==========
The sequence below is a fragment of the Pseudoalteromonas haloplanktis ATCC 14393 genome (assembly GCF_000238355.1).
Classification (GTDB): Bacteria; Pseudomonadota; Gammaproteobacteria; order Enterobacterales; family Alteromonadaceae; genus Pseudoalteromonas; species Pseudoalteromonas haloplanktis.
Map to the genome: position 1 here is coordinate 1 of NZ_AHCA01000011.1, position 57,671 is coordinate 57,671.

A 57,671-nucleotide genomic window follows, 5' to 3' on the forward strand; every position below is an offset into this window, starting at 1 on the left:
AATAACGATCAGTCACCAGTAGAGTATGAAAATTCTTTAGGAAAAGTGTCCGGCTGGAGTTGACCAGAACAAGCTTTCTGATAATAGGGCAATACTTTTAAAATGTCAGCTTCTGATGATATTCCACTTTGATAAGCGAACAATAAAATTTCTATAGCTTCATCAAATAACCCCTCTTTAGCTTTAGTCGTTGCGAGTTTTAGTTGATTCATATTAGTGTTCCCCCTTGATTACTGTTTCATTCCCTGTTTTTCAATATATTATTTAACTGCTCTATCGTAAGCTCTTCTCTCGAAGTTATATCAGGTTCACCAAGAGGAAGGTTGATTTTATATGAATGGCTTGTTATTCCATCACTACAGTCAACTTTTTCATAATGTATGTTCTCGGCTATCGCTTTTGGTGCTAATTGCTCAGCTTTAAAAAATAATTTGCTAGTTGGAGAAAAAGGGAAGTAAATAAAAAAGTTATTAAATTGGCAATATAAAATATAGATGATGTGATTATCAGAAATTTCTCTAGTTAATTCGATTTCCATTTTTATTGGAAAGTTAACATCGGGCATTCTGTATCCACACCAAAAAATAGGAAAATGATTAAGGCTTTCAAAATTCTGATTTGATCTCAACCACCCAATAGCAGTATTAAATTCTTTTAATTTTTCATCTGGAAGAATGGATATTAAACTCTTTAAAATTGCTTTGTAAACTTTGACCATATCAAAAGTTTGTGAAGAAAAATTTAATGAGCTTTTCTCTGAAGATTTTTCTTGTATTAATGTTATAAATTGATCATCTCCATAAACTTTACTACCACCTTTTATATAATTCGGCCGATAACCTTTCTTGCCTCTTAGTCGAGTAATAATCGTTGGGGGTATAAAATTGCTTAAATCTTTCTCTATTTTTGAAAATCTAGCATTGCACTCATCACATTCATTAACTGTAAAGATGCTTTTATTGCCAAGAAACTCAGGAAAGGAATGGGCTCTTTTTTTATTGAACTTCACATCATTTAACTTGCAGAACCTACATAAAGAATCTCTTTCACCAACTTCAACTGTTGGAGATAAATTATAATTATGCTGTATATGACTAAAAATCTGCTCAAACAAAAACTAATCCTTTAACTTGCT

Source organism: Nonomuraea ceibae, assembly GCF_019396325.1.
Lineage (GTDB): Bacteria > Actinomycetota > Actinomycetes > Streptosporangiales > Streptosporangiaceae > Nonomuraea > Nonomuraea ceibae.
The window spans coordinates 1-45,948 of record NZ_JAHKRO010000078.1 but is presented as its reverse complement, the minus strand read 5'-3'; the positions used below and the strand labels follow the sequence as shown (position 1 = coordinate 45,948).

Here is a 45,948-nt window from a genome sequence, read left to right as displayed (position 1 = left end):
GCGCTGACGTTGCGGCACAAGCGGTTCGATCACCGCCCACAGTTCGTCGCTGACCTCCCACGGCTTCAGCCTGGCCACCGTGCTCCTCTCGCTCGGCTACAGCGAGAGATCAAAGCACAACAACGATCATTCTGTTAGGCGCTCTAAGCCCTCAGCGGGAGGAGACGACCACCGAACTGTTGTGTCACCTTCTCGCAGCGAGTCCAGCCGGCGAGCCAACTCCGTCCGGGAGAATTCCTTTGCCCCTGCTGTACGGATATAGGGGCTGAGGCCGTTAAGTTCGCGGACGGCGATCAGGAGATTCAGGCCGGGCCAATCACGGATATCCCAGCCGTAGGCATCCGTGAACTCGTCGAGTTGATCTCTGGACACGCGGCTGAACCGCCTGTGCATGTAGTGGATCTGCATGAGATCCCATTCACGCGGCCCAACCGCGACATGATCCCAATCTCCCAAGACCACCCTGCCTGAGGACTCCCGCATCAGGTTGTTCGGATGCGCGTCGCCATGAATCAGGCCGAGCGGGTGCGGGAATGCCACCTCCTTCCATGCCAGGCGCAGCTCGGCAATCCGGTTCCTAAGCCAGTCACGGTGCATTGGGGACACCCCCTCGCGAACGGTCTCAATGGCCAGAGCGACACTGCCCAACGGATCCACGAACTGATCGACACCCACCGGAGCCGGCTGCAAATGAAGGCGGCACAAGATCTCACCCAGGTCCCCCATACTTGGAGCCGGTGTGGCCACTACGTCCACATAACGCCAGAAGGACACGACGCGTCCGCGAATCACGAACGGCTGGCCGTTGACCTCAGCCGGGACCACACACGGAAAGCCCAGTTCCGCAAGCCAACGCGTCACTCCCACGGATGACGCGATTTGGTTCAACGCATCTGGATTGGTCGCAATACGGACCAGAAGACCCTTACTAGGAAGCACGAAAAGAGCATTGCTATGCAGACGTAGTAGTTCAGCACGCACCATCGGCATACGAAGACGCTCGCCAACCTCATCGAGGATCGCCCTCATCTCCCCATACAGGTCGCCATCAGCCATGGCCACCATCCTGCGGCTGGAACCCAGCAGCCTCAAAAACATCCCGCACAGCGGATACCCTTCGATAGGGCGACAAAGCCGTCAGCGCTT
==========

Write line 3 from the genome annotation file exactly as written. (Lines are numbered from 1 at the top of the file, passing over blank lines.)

Map to the genome: position 1 here is coordinate 1 of NZ_AHCA01000011.1, position 57,671 is coordinate 57,671.